Commentary: How government media advisers muzzle the media

There’s an elephant in the room of Queensland governance.

It’s the stranglehold unelected government employees have on government information.

Information about policy decisions, new government programs, progress on taxpayer-funded research, business development programs, new legislation and all manner of things of public interest.

Every day the Queensland Government sends dozens of media releases directly to media outlets so they can convey information to citizens.

Each media statement contains a phone number for “further information”.

They do this because they recognise the media is the conduit to communicate from government to citizens.

But more often than not, their barrage of media statements lack detail – the statements often raise more questions than they answer.

So it’s the job of professional journalists to seek answers to the questions and to fill in the gaps the media statements create.

Put simply, government media statements are often a one-sided view of the topic. Claims, sometimes outrageous or illogical, are made and balancing information is missing.

But what the public does not see or hear is the tooth-pulling efforts some journalists are compelled to use to get taxpayer-funded “media advisers” to provide access to the missing bits.

There’s a covert hierarchy of journalism worthiness that has nothing to do with competence or professionalism.
It has everything to do with the big players with the big audiences. Naturally, they’re at the top of the pile.

And journalism students, no matter how competent they are, lie pinned to the bottom of the heap, begging for scraps.

I’ve been a journalism educator for 15 years – at the University of Queensland, Griffith University, the University of the Sunshine Coast and private journalism college Jschool – and it has always been thus.

Journalism students, some of whom are more proficient than graded journalists, are routinely sent away with a flea in their ear or worse, calls are not returned, emails go unanswered and interview appointments denied.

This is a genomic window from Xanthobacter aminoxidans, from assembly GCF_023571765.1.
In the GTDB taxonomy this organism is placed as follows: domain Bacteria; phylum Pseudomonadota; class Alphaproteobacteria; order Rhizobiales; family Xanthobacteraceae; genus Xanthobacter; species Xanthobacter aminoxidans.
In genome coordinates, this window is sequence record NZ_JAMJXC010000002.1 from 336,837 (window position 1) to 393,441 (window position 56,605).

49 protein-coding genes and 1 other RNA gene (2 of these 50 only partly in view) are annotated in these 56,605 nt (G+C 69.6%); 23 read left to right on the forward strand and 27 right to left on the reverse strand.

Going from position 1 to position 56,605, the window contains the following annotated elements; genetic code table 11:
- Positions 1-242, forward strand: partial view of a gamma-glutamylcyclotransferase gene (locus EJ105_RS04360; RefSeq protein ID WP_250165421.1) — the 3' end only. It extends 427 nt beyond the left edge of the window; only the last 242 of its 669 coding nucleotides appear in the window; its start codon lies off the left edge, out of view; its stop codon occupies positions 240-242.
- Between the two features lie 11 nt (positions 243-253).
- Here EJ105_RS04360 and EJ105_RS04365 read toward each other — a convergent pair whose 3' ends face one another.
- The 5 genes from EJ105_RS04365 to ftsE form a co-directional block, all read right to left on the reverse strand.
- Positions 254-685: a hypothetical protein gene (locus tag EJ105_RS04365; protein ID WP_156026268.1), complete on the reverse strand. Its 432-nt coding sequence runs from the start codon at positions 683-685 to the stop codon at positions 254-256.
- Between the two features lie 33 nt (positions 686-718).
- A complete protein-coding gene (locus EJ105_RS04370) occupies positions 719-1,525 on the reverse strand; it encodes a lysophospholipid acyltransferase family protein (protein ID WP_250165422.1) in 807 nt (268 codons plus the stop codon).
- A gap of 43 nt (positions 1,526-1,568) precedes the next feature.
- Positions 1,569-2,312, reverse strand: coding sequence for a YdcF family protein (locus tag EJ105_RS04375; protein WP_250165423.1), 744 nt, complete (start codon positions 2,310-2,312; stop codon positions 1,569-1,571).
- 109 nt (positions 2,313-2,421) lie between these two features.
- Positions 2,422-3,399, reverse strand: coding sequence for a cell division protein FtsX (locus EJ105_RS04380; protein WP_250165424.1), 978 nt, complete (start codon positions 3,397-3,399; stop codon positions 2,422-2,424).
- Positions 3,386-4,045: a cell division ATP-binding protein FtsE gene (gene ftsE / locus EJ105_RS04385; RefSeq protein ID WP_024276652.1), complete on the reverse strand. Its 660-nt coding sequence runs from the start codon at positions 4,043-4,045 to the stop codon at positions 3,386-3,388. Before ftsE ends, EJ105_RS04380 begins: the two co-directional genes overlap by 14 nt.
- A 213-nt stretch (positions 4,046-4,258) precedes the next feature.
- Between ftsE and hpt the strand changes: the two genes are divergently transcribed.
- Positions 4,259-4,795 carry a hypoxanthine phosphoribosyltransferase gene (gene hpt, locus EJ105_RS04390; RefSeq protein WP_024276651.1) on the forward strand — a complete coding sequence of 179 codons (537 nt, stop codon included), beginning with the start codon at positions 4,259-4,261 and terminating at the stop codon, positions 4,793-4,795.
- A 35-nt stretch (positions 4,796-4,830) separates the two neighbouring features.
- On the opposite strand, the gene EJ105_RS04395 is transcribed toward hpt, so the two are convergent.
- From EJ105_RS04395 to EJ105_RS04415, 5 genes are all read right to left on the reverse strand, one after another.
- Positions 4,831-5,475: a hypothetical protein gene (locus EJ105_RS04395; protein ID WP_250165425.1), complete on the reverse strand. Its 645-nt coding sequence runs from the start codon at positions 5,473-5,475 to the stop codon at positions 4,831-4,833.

My colleagues and I advise journalism students to be mindful that the army of government “media advisers” are busy people.

Busy pushing out even more media statements, handholding Ministers of the Crown, providing answers to questions asked in Parliament and other vital chores.

Students, we say, should always do their own research before contacting a government media adviser, they should limit the number of questions, questions should be focused and not fishing trips and they should always be polite and patient.

This humble approach works sometimes but not often.

One recent example perfectly demonstrates the depth of the transparency and accountability myths journalism students and journalism educator’s face.

The Queensland Premier’s office put out a media statement on 5 August 2010 about the introduction of a breastfeeding workplace policy for government workers.

In it Premier Anna Bligh said:
“Under this new policy, our government commits to fostering a supporting work environment for employees who choose to breastfeed by providing private and clean and hygienic spaces that are signed and able to be locked and where mums can either feed their children or express milk.” … Media: 3224 4500.

So the babies are in the workplace?

A journalism student who wanted to clarify the new policy phoned the number and was put through to an Owen Wareham who answered some of the student’s questions.

As instructed, the student says he told Mr Wareham at the beginning of his conversation that he was preparing a news story to be published on an online newspaper.

At the end of the interview, Mr Wareham said the student could not publish the information or use Mr Wareham’s name because, Mr Wareham said, he had provided the information as “background”.

As the student’s supervisor I found this, well, strange, and a waste of the student’s and Mr Wareham’s time.

I rang the Premier’s Office Media unit on the number provided on the media statement to see if I could find out why Mr Wareham had declined to have the information published.

The phone was answered by “Chrissie” or “Christy”.

I identified myself, my organisation and my position.

She asked why I wanted to speak to Mr Wareham. I very briefly explained but then she told me I couldn’t speak directly to Mr Wareham.

Because, “we don’t talk to people we don’t know”.

There followed a series of brusquely put questions from “Chrissie” and increasingly brusque answers from me.

Mr Wareham, “Chrissie” said, was a policy adviser and not a media adviser so I couldn’t speak to him.

I asked if I could speak to a media adviser.

“No, I’ve given you the answer and anyway questions from the media have to be put in writing,” she barked.

I asked for her full name.

“We don’t give out our names because that’s private,” she said.

“Are you seriously telling me all media questions have to be submitted in writing?” I gasped because I know this to be a falsehood.

She said she didn’t like my tone and hung up.

When unelected, invisible and anonymous public servants deny access to information and government employees who are paid to provide information to journalists, government transparency and openness become farce.

It’s not good enough.

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